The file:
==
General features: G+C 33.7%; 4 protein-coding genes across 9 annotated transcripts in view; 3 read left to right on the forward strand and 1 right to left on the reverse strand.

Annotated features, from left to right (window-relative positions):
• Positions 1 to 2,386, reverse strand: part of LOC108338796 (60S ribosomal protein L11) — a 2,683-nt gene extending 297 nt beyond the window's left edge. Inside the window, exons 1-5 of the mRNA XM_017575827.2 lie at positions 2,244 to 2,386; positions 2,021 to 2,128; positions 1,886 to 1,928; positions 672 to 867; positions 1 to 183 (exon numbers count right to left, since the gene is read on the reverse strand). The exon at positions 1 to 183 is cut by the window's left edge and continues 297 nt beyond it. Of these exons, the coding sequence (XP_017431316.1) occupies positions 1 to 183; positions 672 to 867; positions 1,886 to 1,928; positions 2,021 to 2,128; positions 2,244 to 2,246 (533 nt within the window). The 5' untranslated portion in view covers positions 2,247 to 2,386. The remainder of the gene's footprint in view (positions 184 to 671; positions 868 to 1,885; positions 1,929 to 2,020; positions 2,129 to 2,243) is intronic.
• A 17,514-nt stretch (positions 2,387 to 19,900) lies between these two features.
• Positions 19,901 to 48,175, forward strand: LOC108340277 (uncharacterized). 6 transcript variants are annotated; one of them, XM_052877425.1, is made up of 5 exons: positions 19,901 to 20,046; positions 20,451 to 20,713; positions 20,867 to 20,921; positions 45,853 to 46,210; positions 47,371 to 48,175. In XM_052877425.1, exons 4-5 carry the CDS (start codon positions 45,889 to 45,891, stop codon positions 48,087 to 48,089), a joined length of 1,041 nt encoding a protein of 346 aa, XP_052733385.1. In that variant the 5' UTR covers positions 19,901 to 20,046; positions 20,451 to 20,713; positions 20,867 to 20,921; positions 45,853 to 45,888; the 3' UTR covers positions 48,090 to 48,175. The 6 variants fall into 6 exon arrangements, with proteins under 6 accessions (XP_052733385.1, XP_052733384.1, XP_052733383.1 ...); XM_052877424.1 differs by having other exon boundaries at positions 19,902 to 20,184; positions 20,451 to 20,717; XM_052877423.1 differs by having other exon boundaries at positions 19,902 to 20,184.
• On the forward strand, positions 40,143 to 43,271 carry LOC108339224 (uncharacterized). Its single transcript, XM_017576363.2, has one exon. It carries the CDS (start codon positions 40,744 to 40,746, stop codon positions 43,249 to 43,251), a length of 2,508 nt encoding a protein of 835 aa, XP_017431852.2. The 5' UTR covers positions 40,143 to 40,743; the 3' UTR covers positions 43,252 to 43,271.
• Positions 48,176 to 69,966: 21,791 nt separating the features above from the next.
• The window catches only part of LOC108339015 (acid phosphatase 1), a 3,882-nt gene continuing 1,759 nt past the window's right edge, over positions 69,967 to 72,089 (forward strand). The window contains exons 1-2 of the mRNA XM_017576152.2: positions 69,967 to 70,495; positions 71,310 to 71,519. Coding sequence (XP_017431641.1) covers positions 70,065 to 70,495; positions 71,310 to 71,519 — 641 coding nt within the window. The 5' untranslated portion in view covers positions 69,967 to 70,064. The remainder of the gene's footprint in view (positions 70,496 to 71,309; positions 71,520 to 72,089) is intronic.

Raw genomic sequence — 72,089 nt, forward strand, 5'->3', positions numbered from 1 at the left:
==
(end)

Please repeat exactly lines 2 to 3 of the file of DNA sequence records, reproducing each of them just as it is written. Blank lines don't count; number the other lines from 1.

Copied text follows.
Annotated features, from left to right (window-relative positions):
• Positions 1 to 2,386, reverse strand: part of LOC108338796 (60S ribosomal protein L11) — a 2,683-nt gene extending 297 nt beyond the window's left edge. Inside the window, exons 1-5 of the mRNA XM_017575827.2 lie at positions 2,244 to 2,386; positions 2,021 to 2,128; positions 1,886 to 1,928; positions 672 to 867; positions 1 to 183 (exon numbers count right to left, since the gene is read on the reverse strand). The exon at positions 1 to 183 is cut by the window's left edge and continues 297 nt beyond it. Of these exons, the coding sequence (XP_017431316.1) occupies positions 1 to 183; positions 672 to 867; positions 1,886 to 1,928; positions 2,021 to 2,128; positions 2,244 to 2,246 (533 nt within the window). The 5' untranslated portion in view covers positions 2,247 to 2,386. The remainder of the gene's footprint in view (positions 184 to 671; positions 868 to 1,885; positions 1,929 to 2,020; positions 2,129 to 2,243) is intronic.